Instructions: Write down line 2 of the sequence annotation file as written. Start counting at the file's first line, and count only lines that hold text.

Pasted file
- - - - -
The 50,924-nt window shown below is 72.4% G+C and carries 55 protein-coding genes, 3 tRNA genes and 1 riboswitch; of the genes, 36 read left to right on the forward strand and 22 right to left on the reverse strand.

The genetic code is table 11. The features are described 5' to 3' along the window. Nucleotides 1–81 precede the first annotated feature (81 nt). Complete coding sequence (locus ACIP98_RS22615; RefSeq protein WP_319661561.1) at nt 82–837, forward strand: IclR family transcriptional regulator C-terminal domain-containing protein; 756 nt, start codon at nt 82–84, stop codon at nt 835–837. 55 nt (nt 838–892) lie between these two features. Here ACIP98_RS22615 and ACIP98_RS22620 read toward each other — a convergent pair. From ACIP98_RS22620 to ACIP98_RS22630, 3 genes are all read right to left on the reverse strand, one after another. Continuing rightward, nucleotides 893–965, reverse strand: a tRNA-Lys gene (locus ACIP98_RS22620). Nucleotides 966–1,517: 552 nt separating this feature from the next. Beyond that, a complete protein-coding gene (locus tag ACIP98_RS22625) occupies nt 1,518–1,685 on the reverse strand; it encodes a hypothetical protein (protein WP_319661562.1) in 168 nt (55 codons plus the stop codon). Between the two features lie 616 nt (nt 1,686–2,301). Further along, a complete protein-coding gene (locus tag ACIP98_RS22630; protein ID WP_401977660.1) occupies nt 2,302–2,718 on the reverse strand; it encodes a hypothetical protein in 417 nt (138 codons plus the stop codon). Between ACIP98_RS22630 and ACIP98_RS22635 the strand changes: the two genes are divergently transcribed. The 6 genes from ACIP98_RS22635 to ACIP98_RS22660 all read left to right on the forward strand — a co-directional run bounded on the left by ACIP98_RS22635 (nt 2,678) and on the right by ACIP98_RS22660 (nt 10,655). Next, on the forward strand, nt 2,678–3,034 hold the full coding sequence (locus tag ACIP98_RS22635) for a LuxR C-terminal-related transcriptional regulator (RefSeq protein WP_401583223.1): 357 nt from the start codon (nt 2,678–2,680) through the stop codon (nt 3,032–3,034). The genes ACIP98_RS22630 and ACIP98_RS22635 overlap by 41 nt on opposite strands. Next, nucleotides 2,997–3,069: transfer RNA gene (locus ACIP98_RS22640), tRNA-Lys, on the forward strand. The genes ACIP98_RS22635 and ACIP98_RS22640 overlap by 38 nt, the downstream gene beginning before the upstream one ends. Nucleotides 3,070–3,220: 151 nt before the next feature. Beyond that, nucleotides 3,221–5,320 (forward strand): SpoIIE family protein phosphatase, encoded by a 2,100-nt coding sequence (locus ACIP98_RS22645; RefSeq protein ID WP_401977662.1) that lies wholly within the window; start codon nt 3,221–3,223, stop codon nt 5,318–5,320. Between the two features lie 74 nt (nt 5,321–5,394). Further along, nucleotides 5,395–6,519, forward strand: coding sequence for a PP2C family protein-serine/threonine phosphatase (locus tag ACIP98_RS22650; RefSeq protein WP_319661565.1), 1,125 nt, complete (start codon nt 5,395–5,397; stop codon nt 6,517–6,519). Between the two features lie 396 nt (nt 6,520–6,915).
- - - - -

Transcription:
The genetic code is table 11. The features are described 5' to 3' along the window. Nucleotides 1–81 precede the first annotated feature (81 nt). Complete coding sequence (locus ACIP98_RS22615; RefSeq protein WP_319661561.1) at nt 82–837, forward strand: IclR family transcriptional regulator C-terminal domain-containing protein; 756 nt, start codon at nt 82–84, stop codon at nt 835–837. 55 nt (nt 838–892) lie between these two features. Here ACIP98_RS22615 and ACIP98_RS22620 read toward each other — a convergent pair. From ACIP98_RS22620 to ACIP98_RS22630, 3 genes are all read right to left on the reverse strand, one after another. Continuing rightward, nucleotides 893–965, reverse strand: a tRNA-Lys gene (locus ACIP98_RS22620). Nucleotides 966–1,517: 552 nt separating this feature from the next. Beyond that, a complete protein-coding gene (locus tag ACIP98_RS22625) occupies nt 1,518–1,685 on the reverse strand; it encodes a hypothetical protein (protein WP_319661562.1) in 168 nt (55 codons plus the stop codon). Between the two features lie 616 nt (nt 1,686–2,301). Further along, a complete protein-coding gene (locus tag ACIP98_RS22630; protein ID WP_401977660.1) occupies nt 2,302–2,718 on the reverse strand; it encodes a hypothetical protein in 417 nt (138 codons plus the stop codon). Between ACIP98_RS22630 and ACIP98_RS22635 the strand changes: the two genes are divergently transcribed. The 6 genes from ACIP98_RS22635 to ACIP98_RS22660 all read left to right on the forward strand — a co-directional run bounded on the left by ACIP98_RS22635 (nt 2,678) and on the right by ACIP98_RS22660 (nt 10,655). Next, on the forward strand, nt 2,678–3,034 hold the full coding sequence (locus tag ACIP98_RS22635) for a LuxR C-terminal-related transcriptional regulator (RefSeq protein WP_401583223.1): 357 nt from the start codon (nt 2,678–2,680) through the stop codon (nt 3,032–3,034). The genes ACIP98_RS22630 and ACIP98_RS22635 overlap by 41 nt on opposite strands. Next, nucleotides 2,997–3,069: transfer RNA gene (locus ACIP98_RS22640), tRNA-Lys, on the forward strand. The genes ACIP98_RS22635 and ACIP98_RS22640 overlap by 38 nt, the downstream gene beginning before the upstream one ends. Nucleotides 3,070–3,220: 151 nt before the next feature. Beyond that, nucleotides 3,221–5,320 (forward strand): SpoIIE family protein phosphatase, encoded by a 2,100-nt coding sequence (locus ACIP98_RS22645; RefSeq protein ID WP_401977662.1) that lies wholly within the window; start codon nt 3,221–3,223, stop codon nt 5,318–5,320. Between the two features lie 74 nt (nt 5,321–5,394). Further along, nucleotides 5,395–6,519, forward strand: coding sequence for a PP2C family protein-serine/threonine phosphatase (locus tag ACIP98_RS22650; RefSeq protein WP_319661565.1), 1,125 nt, complete (start codon nt 5,395–5,397; stop codon nt 6,517–6,519). Between the two features lie 396 nt (nt 6,520–6,915).